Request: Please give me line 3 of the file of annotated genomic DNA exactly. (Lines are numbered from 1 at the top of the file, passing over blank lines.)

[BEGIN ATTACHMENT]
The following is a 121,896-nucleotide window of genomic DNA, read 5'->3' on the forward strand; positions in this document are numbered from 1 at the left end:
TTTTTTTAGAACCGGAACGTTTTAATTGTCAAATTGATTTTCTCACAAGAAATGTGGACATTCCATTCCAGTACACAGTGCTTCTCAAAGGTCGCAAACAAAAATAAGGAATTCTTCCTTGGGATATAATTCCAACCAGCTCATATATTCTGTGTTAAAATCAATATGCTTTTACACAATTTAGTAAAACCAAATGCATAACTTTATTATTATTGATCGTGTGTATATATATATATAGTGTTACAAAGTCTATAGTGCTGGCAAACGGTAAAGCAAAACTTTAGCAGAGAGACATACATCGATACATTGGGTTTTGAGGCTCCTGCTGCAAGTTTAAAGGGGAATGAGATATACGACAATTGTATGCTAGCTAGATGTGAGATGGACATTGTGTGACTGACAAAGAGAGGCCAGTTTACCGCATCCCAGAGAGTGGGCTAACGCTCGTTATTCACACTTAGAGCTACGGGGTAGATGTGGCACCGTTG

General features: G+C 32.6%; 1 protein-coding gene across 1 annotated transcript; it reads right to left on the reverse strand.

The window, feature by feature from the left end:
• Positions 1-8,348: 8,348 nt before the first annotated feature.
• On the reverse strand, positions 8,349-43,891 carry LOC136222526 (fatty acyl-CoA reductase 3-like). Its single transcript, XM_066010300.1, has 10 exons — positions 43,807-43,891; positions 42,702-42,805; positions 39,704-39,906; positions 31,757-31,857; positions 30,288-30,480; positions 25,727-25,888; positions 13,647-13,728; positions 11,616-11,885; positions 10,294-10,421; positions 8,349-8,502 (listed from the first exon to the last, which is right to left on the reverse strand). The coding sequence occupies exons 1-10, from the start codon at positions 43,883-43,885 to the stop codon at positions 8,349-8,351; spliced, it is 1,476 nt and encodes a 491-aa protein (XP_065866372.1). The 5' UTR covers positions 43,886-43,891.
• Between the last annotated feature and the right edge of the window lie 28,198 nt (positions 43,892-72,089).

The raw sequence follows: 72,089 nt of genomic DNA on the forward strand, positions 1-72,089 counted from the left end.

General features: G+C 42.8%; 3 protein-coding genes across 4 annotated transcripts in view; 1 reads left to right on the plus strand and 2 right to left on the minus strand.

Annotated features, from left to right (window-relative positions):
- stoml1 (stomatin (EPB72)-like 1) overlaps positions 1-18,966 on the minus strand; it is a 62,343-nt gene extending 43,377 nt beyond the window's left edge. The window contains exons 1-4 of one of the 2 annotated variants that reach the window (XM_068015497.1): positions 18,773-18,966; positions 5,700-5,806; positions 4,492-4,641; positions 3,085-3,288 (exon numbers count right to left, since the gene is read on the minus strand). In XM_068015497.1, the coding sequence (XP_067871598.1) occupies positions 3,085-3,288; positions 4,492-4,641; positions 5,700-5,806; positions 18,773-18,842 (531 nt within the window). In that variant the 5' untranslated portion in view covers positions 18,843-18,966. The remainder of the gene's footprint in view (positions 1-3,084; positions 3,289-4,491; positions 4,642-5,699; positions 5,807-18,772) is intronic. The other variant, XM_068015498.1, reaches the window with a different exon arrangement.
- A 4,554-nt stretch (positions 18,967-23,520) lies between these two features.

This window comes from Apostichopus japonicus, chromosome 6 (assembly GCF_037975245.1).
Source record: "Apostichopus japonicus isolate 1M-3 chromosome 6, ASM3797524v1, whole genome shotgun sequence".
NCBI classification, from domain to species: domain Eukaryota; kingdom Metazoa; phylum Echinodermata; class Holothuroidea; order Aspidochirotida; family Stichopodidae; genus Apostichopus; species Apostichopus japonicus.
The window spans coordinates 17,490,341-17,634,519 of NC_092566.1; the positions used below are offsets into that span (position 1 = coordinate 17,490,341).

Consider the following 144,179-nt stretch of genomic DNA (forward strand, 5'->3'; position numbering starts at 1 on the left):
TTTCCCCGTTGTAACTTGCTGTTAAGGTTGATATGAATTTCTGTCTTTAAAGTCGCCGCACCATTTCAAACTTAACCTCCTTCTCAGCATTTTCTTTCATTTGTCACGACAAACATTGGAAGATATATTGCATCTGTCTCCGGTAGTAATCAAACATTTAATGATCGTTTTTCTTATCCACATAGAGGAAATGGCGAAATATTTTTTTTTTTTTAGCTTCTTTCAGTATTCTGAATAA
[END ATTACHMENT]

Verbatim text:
General features: G+C 32.6%; 1 protein-coding gene across 1 annotated transcript; it reads right to left on the reverse strand.